Another senior member of the mayor's team, who asked not to be identified, put it this way: 'If we were the federal government, we'd simply print more money and keep everybody working, but we don't have that choice. People are your largest fixed cost in the public sector, and we don't have any choice but to reduce their number'"
If it wasn't in print today, Corrections would have believed that this sort of thinking died as its run grew long. The consequences of printing money to the Weimar Republic in 1923, Hungary in 1946, China in 1949, or Zimbabwe in 2004-2008 should have expelled this folly as a real consideration from the minds of all men.
Inflation is a monetary phenomenon. When the government prints more money, makes it available, or credibly is expected to increase the money supply, higher prices result and the currency is devalued. In the mean time, if money growth impacts transaction costs, as may happen when growth is very high, then real production may shift downward. We would, for example, expect a shift to household production and other non-monetary activities. We help create a sclerotic economy that further worsens our problems.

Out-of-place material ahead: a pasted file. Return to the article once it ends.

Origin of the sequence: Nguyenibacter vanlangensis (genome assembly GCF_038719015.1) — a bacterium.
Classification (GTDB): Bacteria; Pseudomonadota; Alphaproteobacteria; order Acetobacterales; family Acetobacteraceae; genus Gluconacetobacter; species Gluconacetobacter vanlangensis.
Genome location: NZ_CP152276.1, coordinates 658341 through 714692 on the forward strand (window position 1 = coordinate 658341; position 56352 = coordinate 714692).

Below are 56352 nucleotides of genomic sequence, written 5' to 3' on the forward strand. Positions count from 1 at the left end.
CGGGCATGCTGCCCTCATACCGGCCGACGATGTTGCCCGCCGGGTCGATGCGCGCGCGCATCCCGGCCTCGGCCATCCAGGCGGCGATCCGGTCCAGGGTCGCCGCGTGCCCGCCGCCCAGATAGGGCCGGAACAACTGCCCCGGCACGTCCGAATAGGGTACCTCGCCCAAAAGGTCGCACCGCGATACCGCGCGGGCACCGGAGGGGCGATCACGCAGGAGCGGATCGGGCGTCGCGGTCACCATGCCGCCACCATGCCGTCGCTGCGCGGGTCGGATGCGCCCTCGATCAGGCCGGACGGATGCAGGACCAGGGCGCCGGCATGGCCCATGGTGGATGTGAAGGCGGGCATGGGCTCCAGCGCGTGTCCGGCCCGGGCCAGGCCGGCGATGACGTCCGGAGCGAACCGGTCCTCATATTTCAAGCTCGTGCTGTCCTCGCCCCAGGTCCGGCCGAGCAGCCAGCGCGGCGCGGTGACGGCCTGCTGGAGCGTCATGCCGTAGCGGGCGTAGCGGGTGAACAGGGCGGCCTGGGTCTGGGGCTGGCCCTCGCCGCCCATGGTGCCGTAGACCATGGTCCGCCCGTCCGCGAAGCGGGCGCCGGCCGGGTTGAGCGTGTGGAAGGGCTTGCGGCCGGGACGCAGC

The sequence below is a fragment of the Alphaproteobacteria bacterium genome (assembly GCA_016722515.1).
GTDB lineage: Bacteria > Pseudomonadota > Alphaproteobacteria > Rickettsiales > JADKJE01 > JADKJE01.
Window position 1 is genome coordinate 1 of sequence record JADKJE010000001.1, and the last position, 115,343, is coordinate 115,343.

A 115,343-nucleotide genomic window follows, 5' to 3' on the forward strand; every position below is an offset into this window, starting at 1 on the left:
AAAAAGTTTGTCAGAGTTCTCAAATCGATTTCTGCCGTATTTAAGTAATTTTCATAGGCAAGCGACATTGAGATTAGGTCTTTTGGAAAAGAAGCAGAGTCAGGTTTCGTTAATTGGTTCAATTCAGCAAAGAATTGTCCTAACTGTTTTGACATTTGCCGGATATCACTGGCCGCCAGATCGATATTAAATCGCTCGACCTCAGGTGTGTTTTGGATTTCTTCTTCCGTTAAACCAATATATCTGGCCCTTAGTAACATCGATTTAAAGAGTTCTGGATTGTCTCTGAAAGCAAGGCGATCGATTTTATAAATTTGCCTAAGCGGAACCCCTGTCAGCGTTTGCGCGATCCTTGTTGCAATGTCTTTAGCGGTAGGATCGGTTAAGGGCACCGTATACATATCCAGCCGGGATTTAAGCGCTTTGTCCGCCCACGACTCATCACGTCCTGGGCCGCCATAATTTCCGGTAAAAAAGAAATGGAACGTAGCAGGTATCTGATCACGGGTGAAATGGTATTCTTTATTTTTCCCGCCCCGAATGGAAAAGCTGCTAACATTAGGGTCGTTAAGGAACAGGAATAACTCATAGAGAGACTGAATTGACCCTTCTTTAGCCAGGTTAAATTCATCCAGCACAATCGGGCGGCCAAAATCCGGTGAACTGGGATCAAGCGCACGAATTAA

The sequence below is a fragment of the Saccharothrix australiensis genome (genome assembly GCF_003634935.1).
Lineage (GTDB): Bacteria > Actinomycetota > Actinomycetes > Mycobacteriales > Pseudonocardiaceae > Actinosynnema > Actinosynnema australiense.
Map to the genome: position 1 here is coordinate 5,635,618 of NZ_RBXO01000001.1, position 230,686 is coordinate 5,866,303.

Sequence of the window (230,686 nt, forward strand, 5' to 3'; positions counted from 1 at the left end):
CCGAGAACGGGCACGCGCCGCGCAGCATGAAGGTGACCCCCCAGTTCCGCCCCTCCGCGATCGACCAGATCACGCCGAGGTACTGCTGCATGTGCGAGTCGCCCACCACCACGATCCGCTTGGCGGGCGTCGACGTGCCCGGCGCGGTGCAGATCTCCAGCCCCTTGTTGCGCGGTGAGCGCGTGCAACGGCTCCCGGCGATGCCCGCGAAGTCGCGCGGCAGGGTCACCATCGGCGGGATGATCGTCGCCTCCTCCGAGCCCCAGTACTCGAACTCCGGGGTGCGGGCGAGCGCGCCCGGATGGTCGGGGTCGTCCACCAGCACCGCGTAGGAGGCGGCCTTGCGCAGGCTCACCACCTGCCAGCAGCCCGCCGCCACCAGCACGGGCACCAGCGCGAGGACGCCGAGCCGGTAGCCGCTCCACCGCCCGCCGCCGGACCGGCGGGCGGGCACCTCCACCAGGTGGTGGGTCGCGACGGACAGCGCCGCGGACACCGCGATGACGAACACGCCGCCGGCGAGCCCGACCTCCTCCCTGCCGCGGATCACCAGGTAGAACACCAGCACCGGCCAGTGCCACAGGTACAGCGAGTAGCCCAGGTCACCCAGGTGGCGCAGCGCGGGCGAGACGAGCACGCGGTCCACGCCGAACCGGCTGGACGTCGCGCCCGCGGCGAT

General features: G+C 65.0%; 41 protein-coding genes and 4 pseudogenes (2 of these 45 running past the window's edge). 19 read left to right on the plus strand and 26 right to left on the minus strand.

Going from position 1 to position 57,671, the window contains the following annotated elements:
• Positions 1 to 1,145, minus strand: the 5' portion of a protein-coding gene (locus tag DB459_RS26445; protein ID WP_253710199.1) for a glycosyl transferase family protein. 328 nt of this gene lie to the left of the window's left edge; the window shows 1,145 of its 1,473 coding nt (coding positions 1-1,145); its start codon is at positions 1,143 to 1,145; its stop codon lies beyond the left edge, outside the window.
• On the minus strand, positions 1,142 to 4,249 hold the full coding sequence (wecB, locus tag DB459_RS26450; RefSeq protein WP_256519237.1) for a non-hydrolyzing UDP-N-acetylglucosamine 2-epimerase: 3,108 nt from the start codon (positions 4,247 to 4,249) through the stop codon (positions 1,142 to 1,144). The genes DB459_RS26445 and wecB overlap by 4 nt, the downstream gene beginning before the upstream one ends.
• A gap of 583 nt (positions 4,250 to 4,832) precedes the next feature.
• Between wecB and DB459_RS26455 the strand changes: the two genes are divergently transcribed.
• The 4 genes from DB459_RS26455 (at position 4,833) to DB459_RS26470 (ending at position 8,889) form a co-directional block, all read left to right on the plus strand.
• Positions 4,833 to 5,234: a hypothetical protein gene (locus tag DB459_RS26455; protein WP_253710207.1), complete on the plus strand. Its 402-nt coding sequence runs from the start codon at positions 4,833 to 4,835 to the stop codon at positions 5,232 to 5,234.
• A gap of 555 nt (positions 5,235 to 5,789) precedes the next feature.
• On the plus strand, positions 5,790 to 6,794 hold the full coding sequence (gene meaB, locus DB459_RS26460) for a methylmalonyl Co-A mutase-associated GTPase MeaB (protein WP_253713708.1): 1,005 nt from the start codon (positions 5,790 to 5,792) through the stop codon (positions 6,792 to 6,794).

This is not, however, the end of our problem. Were this the case, then we note that Tiebout sorting can take place--individuals with the most to gain from moving to a place or country with low transaction costs will be individuals who do the most activity in the marketplace. This offers an additional loss to the sort of hyperinflation that the Los Angeles Times opinion editorial will bring about.